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author | Thomas Letan <lthms@soap.coffee> | 2020-02-04 18:13:38 +0100 |
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committer | Thomas Letan <lthms@soap.coffee> | 2020-02-04 18:13:38 +0100 |

commit | 9754a53fdc14f6ee4cf00f851cda68d69889bdcd (patch) | |

tree | 0af2ae9e1488f22b56e92cb6b17bb82e2f919bd3 /site/posts/StronglySpecifiedFunctions.v |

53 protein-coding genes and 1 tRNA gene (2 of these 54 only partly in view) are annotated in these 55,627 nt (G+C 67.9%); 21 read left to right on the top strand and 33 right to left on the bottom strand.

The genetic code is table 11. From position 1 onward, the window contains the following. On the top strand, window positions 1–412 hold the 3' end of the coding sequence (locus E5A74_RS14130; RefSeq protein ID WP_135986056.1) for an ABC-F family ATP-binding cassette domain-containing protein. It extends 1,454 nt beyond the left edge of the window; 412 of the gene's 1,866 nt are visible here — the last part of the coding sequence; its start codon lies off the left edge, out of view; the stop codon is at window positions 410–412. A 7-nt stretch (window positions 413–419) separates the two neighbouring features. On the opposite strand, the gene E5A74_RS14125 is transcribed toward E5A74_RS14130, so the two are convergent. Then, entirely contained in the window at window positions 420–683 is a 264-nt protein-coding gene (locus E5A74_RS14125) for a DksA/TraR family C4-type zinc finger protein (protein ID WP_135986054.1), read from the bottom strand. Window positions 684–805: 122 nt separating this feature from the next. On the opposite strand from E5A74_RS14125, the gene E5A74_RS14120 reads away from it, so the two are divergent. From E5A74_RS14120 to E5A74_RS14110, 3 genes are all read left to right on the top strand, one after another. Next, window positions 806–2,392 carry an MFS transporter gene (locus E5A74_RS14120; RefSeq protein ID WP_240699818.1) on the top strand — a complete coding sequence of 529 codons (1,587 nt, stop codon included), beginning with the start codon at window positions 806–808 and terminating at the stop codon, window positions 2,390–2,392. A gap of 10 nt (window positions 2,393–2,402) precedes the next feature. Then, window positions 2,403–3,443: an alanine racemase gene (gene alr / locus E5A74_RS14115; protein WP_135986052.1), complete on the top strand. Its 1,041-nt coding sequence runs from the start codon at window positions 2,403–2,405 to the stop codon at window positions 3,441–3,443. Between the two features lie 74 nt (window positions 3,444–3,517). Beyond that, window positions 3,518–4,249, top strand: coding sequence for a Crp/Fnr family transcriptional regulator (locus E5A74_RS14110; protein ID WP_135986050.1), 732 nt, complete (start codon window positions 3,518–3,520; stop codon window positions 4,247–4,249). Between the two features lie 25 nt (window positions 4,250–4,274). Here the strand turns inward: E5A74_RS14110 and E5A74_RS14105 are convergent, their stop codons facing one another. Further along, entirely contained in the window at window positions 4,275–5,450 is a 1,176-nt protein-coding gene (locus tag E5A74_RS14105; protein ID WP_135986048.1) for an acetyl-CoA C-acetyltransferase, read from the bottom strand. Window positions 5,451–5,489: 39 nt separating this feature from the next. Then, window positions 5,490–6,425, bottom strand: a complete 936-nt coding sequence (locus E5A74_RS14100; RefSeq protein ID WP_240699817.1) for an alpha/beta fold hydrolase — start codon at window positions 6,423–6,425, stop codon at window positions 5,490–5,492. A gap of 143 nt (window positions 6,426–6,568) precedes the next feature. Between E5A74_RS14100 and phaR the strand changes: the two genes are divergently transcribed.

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diff --git a/site/posts/StronglySpecifiedFunctions.v b/site/posts/StronglySpecifiedFunctions.v new file mode 100644 index 0000000..f1d7cb7 --- /dev/null +++ b/site/posts/StronglySpecifiedFunctions.v @@ -0,0 +1,375 @@ +(** # +<h1>Strongly-Specified Functions in Coq with the <code>refine</code> Tactic</h1> +<time datetime="2015-07-11">2015-07-11</time> + # *) + +(** I started to play with Coq, the interactive theorem prover + developed by Inria, a few weeks ago. It is a very powerful tool, + yet hard to master. Fortunately, there are some very good readings + if you want to learn (I recommend the Coq'Art). This article is + not one of them. + + In this article, we will see how to implement strongly-specified + list manipulation functions in Coq. Strong specifications are used + to ensure some properties on functions' arguments and return + value. It makes Coq type system very expressive. Thus, it is + possible to specify in the type of the function [pop] that the + return value is the list passed in argument in which the first + element has been removed for example. + + But since we will manipulate lists in this article, we first + enable several notations of the standard library. *) + +From Coq Require Import List. +Import ListNotations. + +(** #<div id="generate-toc"></div># *) + +(** ** Is this list empty? *) + +(** It's the first question to deal with when manipulating + lists. There are some functions that require their arguments not + to be empty. It's the case for the [pop] function, for instance: + it is not possible to remove the first element of a list that does + not have any elements in the first place. + + When one wants to answer such a question as “Is this list empty?”, + he has to keep in mind that there are two ways to do it: by a + predicate or by a boolean function. Indeed, [Prop] and [bool] are + two different worlds that do not mix easily. One solution is to + write two definitions and to prove their equivalence. That is + [forall args, predicate args <-> bool_function args = true]. + + Another solution is to use the [sumbool] type as middleman. The + scheme is the following: + + - Defining [predicate : args → Prop] + - Defining [predicate_dec : args -> { predicate args } + { ~predicate args }] + - Defining [predicate_b]: + +<< +Definition predicate_b (args) := + if predicate_dec args then true else false. +>> *) + +(** *** Defining the <<empty>> predicate *) + +(** A list is empty if it is [[]] ([nil]). It's as simple as that! *) + +Definition empty {a} (l : list a) : Prop := l = []. + +(** *** Defining a decidable version of <<empty>> *) + +(** A decidable version of [empty] is a function which takes a list + [l] as its argument and returns either a proof that [l] is empty, + or a proof that [l] is not empty. This is encoded in the Coq + standard library with the [sumbool] type, and is written as + follows: [{ empty l } + { ~ empty l }]. *) + + Definition empty_dec {a} (l : list a) : { empty l } + { ~ empty l }. + + Proof. + refine (match l with + | [] => left _ _ + | _ => right _ _ + end); + unfold empty; trivial. + unfold not; intro H; discriminate H. + Defined. + +(** In this example, I decided to use the [refine] tactic which is + convenient when we manipulate the [Set] and [Prop] sorts at the + same time. *) + +(** *** Defining <<empty_b>> *) + +(** With [empty_dec], we can define [empty_b]. *) + + Definition empty_b {a} (l : list a) : bool := + if empty_dec l then true else false. + +(** Let's try to extract [empty_b]: + +<< +type bool = +| True +| False + +type sumbool = +| Left +| Right + +type 'a list = +| Nil +| Cons of 'a * 'a list + +(** val empty_dec : 'a1 list -> sumbool **) + +let empty_dec = function +| Nil -> Left +| Cons (a, l0) -> Right + +(** val empty_b : 'a1 list -> bool **) + +let empty_b l = + match empty_dec l with + | Left -> True + | Right -> False +>> + + In addition to <<list 'a>>, Coq has created the <<sumbool>> and + <<bool>> types and [empty_b] is basically a translation from the + former to the latter. We could have stopped with [empty_dec], but + [Left] and [Right] are less readable that [True] and [False]. Note + that it is possible to configure the Extraction mechanism to use + primitive OCaml types instead, but this is out of the scope of + this article. *) + +(** ** Defining some utility functions *) + +(** *** Defining [pop] *) + +(** There are several ways to write a function that removes the first + element of a list. One is to return `nil` if the given list was + already empty: *) + +Definition pop {a} ( l :list a) := + match l with + | _ :: l => l + | [] => [] + end. + +(** But it's not really satisfying. A `pop` call over an empty list + should not be possible. It can be done by adding an argument to + `pop`: the proof that the list is not empty. *) + +(* begin hide *) +Reset pop. +(* end hide *) +Definition pop {a} (l : list a) (h : ~ empty l) : list a. + +(** There are, as usual when it comes to lists, two cases to + consider. + + - [l = x :: rst], and therefore [pop (x :: rst) h] is [rst] + - [l = []], which is not possible since we know [l] is not empty. + + The challenge is to convince Coq that our reasoning is + correct. There are, again, several approaches to achieve that. We + can, for instance, use the [refine] tactic again, but this time we + need to know a small trick to succeed as using a “regular” [match] + will not work. + + From the following goal: + +<< + a : Type + l : list a + h : ~ empty l + ============================ + list a +>> *) + +(** Using the [refine] tactic naively, for instance this way: *) + + refine (match l with + | _ :: rst => rst + | [] => _ + end). + +(** leaves us the following goal to prove: + +<< + a : Type + l : list a + h : ~ empty l + ============================ + list a +>> + + Nothing has changed! Well, not exactly. See, [refine] has taken + our incomplete Gallina term, found a hole, done some + type-checking, found that the type of the missing piece of our + implementation is [list a] and therefore has generated a new + goal of this type. What [refine] has not done, however, is + remember that we are in the case where [l = []]! + + We need to generate a goal from a hole wherein this information is + available. It is possible using a long form of [match]. The + general approach is this: rather than returning a value of type + [list a], our match will return a function of type [l = ?l' -> + list a], where [?l] is value of [l] for a given case (that is, + either [x :: rst] or [[]]). Of course, As a consequence, the type + of the [match] in now a function which awaits a proof to return + the expected result. Fortunately, this proof is trivial: it is + [eq_refl]. *) + +(* begin hide *) + Undo. +(* end hide *) + refine (match l as l' return l = l' -> list a with + | _ :: rst => fun _ => rst + | [] => fun equ => _ + end eq_refl). + +(** For us to conclude the proof, this is way better. + +<< + a : Type + l : list a + h : ~ empty l + equ : l = [] + ============================ + list a +>> + + We conclude the proof, and therefore the definition of [pop]. *) + + rewrite equ in h. + exfalso. + now apply h. +Defined. + +(** It's better and yet it can still be improved. Indeed, according to its type, + [pop] returns “some list”. As a matter of fact, [pop] returns “the + same list without its first argument”. It is possible to write + such precise definition thanks to sigma-types, defined as: + +<< +Inductive sig (A : Type) (P : A -> Prop) : Type := + exist : forall (x : A), P x -> sig P. +>> + + Rather that [sig A p], sigma-types can be written using the + notation [{ a | P }]. They express subsets, and can be used to constraint + arguments and results of functions. + + We finally propose a strongly-specified definition of [pop]. *) + +(* begin hide *) +Reset pop. +(* end hide *) +Definition pop {a} (l : list a | ~ empty l) : { l' | exists a, proj1_sig l = cons a l' }. + +(** If you think the previous use of [match] term was ugly, brace yourselves. *) + + refine (match proj1_sig l as l' + return proj1_sig l = l' -> { l' | exists a, proj1_sig l = cons a l' } with + | [] => fun equ => _ + | (_ :: rst) => fun equ => exist _ rst _ + end eq_refl). + +(** This leaves us two goals to tackle. + + First, we need to discard the case where [l] is the empty list. + +<< + a : Type + l : {l : list a | ~ empty l} + equ : proj1_sig l = [] + ============================ + {l' : list a | exists a0 : a, proj1_sig l = a0 :: l'} +>> *) + + + destruct l as [l nempty]; cbn in *. + rewrite equ in nempty. + exfalso. + now apply nempty. + +(** Then, we need to prove that the result we provide ([rst]) when the + list is not empty is correct with respect to the specification of + [pop]. + +<< + a : Type + l : {l : list a | ~ empty l} + a0 : a + rst : list a + equ : proj1_sig l = a0 :: rst + ============================ + exists a1 : a, proj1_sig l = a1 :: rst +>> *) + + + destruct l as [l nempty]; cbn in *. + rewrite equ. + now exists a0. +Defined. + +(** Let's have a look at the extracted code: + +<< +(** val pop : 'a1 list -> 'a1 list **) + +let pop = function +| Nil -> assert false (* absurd case *) +| Cons (a, l0) -> l0 +>> + + If one tries to call [pop nil], the [assert] ensures the call fails. Extra + information given by the sigma-type have been stripped away. It can be + confusing, and in practice it means that, we you rely on the extraction + mechanism to provide a certified OCaml module, you _cannot expose + strongly-specified functions in its public interface_ because nothing in the + OCaml type system will prevent a miseuse which will in practice leads to an + <<assert false>>. *) + +(** ** Defining [push] *) + +(** It is possible to specify [push] the same way [pop] has been. The only + difference is [push] accepts lists with no restriction at all. Thus, its + definition is a simpler, and we can write it without [refine]. *) + +Definition push {a} (l : list a) (x : a) : { l' | l' = x :: l } := + exist _ (x :: l) eq_refl. + +(** And the extracted code is just as straightforward. + +<< +let push l a = + Cons (a, l) +>> *) + +(** ** Defining [head] *) + +(** Same as [pop] and [push], it is possible to add extra information in the + type of [head], namely the returned value of [head] is indeed the firt value + of [l]. *) + +Definition head {a} (l : list a | ~ empty l) : { x | exists r, proj1_sig l = x :: r }. + +(** It's not a surprise its definition is very close to [pop]. *) + + refine (match proj1_sig l as l' return proj1_sig l = l' -> _ with + | [] => fun equ => _ + | x :: _ => fun equ => exist _ x _ + end eq_refl). + +(** The proof are also very similar, and are left to read as an exercise for + passionate readers. *) + + + destruct l as [l falso]; cbn in *. + rewrite equ in falso. + exfalso. + now apply falso. + + exists l0. + now rewrite equ. +Defined. + +(** Finally, the extracted code is as straightforward as it can get. + +<< +let head = function +| Nil -> assert false (* absurd case *) +| Cons (a, l0) -> a +>> *) + +(** ** Conclusion & Moving Forward *) + +(** Writing strongly-specified functions allows for reasoning about the result + correctness while computing it. This can help in practice. However, writing + these functions with the [refine] tactic does not enable a very idiomatic + Coq code. + + To improve the situation, the <<Program>> framework distributed with the Coq + standard library helps, but it is better to understand what <<Program>> achieves + under its hood, which is basically what we have done in this article. *) |